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Banned Books Around the World

August 17, 2017
by Anna Veltri , Emmetsburg News

This week I started reading Brave New World by Aldous Huxley. This book has been highly debated throughout its history because of the themes presented in the book; it was at one time known as a banned book. I looked into other books that are often held in high-regard in the United States that have been banned from education systems and countries as a whole. Below are some of the books that have shaped our culture and the reasons that they were at one point banned by entire countries:

Alice in Wonderland by Lewis Carroll- first published in 1865: "Formerly banned in the province of Hunan, China, beginning in 1931, for its portrayal of anthropomorphized animals acting on the same level of complexity as human beings. The censor General Ho Chien believed that attributing human language to animals was an insult to humans. He feared that the book would teach children to regard humans and animals on the same level, which would be 'disastrous'" (

Animal Farm by George Orwell- first published in 1945. This novel is a criticism of communism- "everyone is equal, but some are more equal than others." "Completed in 1943, Orwell found that no publisher would print the book, due to its criticism of the USSR, an important ally of Britain in the War. Once published, the book was banned in the USSR and other communist countries. The book is still banned in North Korea, and censored in Vietnam" (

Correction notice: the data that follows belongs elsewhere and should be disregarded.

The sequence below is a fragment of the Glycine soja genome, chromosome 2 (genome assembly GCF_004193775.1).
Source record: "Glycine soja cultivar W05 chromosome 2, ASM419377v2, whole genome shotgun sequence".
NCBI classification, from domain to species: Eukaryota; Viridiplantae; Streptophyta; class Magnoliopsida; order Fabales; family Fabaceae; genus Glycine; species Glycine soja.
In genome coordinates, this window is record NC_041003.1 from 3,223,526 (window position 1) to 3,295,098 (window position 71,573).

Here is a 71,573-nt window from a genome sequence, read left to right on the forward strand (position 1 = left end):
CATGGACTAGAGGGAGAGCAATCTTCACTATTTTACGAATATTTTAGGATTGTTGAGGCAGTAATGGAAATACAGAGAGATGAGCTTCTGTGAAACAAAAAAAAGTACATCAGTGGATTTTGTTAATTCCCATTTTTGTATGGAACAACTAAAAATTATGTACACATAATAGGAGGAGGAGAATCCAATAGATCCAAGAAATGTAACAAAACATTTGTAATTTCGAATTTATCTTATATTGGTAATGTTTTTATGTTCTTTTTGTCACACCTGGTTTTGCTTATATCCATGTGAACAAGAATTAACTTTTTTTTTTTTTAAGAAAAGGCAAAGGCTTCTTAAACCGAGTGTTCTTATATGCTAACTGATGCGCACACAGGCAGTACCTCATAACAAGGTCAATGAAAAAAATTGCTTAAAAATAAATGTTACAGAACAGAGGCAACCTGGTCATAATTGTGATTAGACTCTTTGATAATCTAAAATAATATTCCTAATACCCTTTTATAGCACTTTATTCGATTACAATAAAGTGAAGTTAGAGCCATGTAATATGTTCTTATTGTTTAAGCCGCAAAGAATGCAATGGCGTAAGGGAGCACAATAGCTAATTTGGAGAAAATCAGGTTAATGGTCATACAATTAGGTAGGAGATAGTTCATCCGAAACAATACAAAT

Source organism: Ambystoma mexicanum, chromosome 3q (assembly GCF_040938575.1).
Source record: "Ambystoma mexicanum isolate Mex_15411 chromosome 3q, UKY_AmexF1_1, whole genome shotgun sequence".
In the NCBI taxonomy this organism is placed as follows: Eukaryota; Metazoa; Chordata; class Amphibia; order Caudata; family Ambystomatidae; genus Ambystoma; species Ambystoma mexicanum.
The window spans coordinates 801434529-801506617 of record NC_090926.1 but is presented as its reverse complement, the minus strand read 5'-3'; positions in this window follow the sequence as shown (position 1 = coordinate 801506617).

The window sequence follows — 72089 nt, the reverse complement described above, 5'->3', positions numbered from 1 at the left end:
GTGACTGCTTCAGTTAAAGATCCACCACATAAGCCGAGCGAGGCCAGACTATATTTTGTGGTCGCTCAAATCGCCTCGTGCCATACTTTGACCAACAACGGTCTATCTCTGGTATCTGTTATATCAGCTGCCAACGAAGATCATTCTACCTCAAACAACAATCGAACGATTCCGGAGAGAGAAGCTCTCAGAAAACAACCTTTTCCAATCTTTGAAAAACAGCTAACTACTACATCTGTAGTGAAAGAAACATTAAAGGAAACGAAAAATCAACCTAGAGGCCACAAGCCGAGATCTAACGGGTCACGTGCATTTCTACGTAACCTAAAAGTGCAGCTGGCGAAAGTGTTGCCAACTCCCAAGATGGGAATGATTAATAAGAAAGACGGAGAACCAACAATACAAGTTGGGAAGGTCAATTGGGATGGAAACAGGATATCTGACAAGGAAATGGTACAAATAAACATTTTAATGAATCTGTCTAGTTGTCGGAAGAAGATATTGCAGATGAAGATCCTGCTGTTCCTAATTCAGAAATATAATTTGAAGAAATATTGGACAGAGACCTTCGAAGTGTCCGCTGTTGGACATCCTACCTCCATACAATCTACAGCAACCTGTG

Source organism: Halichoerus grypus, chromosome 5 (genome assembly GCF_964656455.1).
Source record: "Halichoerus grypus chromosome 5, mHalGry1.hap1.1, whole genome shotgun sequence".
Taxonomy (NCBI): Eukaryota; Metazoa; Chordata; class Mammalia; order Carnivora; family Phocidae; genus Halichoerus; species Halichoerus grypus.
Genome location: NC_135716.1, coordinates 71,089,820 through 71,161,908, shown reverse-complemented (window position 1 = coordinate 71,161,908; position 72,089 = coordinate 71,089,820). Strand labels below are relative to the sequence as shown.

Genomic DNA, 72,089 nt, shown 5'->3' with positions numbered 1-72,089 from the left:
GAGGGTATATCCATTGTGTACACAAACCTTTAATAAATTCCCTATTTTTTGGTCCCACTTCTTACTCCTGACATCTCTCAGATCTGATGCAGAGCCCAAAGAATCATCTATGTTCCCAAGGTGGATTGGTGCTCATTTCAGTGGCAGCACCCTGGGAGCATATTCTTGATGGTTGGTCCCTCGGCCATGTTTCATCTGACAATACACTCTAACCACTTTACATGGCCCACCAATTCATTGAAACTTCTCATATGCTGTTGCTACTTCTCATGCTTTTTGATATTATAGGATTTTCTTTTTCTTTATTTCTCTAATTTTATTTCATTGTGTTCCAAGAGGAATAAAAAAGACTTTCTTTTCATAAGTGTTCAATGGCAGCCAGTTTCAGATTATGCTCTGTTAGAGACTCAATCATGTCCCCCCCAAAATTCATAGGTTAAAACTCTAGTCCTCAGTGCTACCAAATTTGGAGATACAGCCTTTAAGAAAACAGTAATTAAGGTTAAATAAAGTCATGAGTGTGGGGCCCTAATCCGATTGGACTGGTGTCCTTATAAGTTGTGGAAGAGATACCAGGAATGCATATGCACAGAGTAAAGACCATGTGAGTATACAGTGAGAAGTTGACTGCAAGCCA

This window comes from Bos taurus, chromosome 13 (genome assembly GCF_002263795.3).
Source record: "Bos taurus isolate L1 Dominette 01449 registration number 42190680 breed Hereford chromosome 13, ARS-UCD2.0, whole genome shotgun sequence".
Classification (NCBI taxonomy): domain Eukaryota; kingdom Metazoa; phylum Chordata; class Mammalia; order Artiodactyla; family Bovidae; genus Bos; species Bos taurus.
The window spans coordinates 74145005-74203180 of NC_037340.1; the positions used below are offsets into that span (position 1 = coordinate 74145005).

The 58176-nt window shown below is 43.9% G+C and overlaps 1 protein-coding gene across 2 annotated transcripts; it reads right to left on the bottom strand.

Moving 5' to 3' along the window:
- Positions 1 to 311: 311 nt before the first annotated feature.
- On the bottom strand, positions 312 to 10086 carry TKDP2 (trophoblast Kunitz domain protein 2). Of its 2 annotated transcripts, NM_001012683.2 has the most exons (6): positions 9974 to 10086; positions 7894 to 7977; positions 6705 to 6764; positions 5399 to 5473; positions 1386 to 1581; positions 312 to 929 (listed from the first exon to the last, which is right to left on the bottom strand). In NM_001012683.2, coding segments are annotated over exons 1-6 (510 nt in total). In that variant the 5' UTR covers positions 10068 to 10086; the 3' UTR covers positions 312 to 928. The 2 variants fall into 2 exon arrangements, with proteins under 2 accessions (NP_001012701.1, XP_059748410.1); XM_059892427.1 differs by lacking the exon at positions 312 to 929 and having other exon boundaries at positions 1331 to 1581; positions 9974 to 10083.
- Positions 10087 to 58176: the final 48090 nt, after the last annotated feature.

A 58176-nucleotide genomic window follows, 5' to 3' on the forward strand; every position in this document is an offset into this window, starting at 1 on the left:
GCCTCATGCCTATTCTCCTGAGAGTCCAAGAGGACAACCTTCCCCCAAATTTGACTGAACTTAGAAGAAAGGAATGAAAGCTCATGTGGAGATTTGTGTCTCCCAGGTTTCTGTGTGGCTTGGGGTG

The Bible- "At present, the Bible is banned or greatly restricted in a number of countries including North Korea. Historically, some countries banned the Bible in certain languages or versions. The Bible in Spanish was prohibited in Spain from the sixteenth until the nineteenth century. In 1234, King James I of Aragon ordered the burning of Bibles in the vernacular. In 2015, Russia banned import of the Jehovah's Witnessess' New World Translation of the Holy Scriptures." (

Doctor Zhivago by Boris Pasternak- "Banned in the Soviet Union until 1988 for criticizing life in Russia after the Russian Revolution. When its author, Boris Pasternak, won the Nobel Prize for Literature in 1958 he was forced to reject it under government pressure" (

Frankenstein by Mary Shelley first published in 1818 was banned by South African Apartheid because it contained "obscene or indecent material"

Green Eggs and Ham first published in 1960 by Dr. Seuss was banned in the People's Republic of China "for its portrayal of early Marxism. The ban was lifted in 1991 following Seuss' death"

The Lottery by Shirley Jackson was banned under South American Apartheid.

1984 by George Orwell was banned in the Soviet Union because Stalin recognized that the novel was a satire based on his leadership. The ban was not lifted until 1990. The United States and the UK considered banning the book during the Cuban Missile Crisis in the 1960s.

By nature, I am a reader. I am so thankful to live in a society that allows me to read whatever book I choose. Not only that, but I am grateful for the access to literature that we are provided.




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